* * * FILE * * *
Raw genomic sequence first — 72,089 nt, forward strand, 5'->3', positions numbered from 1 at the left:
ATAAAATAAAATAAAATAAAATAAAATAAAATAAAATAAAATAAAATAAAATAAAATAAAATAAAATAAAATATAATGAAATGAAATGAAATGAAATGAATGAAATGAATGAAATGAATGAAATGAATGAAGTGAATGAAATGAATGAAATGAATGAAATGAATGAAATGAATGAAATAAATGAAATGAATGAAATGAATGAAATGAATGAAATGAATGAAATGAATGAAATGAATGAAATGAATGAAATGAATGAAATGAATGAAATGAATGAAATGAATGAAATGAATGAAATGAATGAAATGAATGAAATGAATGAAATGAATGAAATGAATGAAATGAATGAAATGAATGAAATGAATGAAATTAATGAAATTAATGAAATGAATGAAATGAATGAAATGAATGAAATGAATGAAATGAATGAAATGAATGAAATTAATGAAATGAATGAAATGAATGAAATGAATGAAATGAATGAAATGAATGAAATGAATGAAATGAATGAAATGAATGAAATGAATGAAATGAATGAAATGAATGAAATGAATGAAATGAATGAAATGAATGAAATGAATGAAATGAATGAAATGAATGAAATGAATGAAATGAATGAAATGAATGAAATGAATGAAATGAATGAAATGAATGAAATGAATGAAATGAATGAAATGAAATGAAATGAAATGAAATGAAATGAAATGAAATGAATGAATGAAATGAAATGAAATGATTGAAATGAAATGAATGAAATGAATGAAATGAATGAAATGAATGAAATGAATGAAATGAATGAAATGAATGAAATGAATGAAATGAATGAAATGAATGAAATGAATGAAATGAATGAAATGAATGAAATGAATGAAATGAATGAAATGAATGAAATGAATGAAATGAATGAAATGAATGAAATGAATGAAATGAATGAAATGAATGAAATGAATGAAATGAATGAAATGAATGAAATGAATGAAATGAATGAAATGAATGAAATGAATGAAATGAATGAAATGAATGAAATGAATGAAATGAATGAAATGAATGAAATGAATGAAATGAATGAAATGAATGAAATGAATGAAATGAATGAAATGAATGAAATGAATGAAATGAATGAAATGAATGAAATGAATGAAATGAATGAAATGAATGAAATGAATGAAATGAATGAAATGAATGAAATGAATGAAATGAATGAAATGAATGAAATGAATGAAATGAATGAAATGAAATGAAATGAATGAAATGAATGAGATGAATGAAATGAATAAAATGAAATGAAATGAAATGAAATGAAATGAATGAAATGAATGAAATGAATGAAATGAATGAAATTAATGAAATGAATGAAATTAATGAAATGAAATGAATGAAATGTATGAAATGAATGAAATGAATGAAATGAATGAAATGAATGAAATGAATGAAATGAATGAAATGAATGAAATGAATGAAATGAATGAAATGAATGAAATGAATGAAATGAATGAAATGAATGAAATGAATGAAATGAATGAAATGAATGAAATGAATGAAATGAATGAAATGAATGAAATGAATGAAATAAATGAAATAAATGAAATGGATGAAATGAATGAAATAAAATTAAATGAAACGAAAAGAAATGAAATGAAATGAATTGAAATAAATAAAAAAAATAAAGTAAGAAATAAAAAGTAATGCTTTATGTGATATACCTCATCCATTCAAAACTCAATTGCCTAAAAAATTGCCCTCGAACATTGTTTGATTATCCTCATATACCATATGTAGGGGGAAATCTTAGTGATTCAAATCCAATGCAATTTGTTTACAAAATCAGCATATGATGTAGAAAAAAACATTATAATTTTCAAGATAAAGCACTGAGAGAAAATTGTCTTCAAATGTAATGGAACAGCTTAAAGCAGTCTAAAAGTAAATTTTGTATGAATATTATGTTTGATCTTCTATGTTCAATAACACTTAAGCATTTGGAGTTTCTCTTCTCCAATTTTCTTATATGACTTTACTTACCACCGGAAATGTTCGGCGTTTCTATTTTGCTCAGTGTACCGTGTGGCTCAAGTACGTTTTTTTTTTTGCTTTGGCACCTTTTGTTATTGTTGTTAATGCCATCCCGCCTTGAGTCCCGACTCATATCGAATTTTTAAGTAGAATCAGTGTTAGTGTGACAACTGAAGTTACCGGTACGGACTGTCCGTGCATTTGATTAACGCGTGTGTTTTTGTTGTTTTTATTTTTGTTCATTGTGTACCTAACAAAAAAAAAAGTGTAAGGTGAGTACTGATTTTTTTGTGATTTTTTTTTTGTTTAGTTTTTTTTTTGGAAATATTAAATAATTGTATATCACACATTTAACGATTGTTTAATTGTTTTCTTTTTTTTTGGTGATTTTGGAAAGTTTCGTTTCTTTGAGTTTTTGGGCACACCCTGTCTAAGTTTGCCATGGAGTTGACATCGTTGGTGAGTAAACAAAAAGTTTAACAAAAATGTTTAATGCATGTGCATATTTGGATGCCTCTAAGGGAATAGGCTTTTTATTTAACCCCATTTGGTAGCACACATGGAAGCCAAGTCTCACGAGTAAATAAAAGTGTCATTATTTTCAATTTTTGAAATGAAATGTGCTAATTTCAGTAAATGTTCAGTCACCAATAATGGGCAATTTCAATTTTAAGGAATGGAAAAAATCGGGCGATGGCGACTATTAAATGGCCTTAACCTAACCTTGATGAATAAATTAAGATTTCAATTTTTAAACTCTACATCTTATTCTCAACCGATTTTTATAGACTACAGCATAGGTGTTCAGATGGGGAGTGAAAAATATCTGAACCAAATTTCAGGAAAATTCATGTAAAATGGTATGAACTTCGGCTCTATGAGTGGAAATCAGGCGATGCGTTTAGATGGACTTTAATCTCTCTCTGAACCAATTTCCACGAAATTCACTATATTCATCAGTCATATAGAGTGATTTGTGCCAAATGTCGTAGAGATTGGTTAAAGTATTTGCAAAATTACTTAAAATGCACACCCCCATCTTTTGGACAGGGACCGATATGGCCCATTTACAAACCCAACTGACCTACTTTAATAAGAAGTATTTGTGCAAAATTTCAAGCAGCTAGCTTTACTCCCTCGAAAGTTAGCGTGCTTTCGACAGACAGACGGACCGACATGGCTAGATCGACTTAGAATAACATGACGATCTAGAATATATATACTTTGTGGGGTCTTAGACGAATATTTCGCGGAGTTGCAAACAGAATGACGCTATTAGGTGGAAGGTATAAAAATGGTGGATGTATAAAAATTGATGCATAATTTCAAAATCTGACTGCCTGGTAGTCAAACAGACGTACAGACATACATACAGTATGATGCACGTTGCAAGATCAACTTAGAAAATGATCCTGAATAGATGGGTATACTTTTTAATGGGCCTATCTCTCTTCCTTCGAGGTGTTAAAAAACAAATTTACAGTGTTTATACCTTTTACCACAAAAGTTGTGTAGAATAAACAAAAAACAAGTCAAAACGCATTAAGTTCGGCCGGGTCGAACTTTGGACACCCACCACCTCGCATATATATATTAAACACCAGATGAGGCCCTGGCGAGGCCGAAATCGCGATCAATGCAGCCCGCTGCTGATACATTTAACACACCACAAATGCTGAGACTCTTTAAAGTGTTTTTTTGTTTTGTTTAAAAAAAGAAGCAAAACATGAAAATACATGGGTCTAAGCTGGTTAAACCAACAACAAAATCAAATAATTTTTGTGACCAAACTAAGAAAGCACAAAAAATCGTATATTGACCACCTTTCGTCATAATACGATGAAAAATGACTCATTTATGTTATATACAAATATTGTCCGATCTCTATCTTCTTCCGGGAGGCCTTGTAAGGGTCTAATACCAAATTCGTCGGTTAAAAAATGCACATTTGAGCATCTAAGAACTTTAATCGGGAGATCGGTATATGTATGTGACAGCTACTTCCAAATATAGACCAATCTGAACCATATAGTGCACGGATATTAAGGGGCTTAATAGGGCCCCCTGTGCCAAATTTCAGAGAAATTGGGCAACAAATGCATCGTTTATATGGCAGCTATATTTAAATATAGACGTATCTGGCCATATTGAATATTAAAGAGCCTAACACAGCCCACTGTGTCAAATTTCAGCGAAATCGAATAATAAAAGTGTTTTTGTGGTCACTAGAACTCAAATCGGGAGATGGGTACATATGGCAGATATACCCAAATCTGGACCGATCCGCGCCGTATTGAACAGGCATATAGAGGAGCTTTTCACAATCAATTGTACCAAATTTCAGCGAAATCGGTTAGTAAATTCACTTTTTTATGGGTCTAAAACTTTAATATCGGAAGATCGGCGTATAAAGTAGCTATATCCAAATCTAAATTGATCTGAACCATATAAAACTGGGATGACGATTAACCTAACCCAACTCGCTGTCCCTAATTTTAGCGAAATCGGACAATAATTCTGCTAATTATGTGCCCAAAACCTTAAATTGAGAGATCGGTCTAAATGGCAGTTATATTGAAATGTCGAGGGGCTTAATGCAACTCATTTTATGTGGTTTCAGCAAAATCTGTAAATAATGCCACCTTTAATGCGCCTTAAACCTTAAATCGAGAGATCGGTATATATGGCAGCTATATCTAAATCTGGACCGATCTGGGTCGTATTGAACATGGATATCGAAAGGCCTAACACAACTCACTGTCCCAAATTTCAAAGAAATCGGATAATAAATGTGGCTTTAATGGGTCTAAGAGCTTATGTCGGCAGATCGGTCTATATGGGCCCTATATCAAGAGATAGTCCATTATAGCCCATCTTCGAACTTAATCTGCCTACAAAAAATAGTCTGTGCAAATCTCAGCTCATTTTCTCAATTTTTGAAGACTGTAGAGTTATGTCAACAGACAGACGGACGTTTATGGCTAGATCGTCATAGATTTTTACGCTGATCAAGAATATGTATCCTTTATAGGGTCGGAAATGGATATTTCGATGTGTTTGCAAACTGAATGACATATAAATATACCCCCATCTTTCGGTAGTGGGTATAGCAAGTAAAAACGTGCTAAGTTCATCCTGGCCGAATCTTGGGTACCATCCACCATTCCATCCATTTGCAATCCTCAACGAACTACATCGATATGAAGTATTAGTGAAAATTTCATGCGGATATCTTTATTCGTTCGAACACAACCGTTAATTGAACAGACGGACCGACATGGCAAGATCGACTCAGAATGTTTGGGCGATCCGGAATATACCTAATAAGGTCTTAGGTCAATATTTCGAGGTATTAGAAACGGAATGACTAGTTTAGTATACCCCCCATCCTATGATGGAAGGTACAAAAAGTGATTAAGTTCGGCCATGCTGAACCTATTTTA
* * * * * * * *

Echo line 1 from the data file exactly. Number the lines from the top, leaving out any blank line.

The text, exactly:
Raw genomic sequence first — 72,089 nt, forward strand, 5'->3', positions numbered from 1 at the left: